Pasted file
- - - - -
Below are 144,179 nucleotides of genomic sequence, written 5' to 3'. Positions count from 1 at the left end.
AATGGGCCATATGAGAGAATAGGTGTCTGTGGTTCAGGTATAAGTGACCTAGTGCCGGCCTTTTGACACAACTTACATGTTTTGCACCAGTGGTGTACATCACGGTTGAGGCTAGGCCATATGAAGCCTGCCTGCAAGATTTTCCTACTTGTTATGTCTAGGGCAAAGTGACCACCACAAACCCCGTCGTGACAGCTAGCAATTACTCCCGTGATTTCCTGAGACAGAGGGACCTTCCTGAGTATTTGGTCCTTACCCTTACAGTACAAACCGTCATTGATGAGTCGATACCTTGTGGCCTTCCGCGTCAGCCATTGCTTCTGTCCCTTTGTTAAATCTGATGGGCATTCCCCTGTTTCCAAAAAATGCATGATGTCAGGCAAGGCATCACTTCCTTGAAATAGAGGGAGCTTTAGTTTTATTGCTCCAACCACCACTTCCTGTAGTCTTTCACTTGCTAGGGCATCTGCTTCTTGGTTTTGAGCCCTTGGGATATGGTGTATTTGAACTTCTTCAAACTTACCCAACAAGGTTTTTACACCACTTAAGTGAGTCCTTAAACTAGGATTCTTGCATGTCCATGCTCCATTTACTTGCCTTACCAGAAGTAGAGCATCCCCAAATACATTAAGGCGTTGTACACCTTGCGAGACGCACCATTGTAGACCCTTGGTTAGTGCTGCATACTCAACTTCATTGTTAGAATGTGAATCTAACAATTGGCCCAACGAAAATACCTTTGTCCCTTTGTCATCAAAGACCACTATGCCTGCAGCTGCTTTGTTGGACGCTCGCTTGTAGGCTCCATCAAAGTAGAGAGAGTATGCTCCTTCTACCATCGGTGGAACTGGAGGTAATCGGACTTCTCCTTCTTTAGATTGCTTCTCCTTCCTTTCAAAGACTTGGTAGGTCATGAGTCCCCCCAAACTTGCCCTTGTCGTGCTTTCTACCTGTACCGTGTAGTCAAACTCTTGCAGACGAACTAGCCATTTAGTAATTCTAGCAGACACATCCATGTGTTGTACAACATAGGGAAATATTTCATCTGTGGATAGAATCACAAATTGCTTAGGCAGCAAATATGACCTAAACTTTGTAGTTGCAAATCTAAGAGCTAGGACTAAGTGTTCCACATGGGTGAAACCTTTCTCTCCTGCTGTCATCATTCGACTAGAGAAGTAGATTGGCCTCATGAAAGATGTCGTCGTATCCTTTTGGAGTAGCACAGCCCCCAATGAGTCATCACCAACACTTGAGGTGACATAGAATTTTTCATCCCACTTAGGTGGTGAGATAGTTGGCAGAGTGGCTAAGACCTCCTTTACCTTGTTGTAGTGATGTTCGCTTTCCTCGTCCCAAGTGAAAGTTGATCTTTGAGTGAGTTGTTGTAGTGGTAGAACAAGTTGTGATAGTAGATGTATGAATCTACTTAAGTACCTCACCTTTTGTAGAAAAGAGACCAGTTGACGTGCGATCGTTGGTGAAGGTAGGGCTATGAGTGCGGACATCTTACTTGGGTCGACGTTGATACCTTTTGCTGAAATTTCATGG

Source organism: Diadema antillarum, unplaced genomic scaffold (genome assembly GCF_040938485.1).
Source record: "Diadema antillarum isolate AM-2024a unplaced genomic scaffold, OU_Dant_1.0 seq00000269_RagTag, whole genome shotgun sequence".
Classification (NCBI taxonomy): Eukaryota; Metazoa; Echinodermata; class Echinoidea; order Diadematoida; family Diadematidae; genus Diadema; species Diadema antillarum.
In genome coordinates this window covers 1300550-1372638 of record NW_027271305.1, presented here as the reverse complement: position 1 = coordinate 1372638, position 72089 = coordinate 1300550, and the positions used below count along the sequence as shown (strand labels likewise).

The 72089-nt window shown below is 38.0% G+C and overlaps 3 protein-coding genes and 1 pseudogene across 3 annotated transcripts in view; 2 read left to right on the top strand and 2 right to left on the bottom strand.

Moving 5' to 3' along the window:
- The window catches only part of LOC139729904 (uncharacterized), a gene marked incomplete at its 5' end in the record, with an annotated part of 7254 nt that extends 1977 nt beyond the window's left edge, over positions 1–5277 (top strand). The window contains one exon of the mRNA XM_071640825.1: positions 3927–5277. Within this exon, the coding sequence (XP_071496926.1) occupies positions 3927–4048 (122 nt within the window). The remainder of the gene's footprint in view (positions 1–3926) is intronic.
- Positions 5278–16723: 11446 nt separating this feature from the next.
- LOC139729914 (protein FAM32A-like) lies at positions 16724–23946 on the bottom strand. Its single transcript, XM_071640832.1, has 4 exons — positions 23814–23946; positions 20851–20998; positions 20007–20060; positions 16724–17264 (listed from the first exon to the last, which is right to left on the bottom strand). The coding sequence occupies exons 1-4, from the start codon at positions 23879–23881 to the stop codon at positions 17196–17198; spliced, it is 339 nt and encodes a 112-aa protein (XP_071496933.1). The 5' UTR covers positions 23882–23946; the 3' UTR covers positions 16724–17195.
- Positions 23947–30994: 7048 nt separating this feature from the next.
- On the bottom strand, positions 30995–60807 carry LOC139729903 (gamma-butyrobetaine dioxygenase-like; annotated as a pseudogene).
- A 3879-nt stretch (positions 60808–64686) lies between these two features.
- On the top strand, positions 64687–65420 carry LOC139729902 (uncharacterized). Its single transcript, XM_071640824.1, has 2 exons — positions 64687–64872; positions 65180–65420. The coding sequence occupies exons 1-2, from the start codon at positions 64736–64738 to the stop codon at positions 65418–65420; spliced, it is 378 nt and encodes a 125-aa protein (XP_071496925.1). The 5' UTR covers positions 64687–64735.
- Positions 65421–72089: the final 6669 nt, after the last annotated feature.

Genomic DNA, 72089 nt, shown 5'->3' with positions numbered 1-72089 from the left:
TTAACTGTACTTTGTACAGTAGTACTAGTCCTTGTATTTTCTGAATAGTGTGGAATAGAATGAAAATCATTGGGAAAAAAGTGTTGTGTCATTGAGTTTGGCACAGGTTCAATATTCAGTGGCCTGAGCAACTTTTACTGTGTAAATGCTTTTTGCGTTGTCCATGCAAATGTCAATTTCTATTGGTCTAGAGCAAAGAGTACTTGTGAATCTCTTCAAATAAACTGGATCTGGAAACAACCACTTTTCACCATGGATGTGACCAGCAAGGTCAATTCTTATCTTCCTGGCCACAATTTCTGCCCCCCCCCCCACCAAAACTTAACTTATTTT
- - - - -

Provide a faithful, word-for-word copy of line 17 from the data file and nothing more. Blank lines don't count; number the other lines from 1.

Genomic DNA, 72089 nt, shown 5'->3' with positions numbered 1-72089 from the left: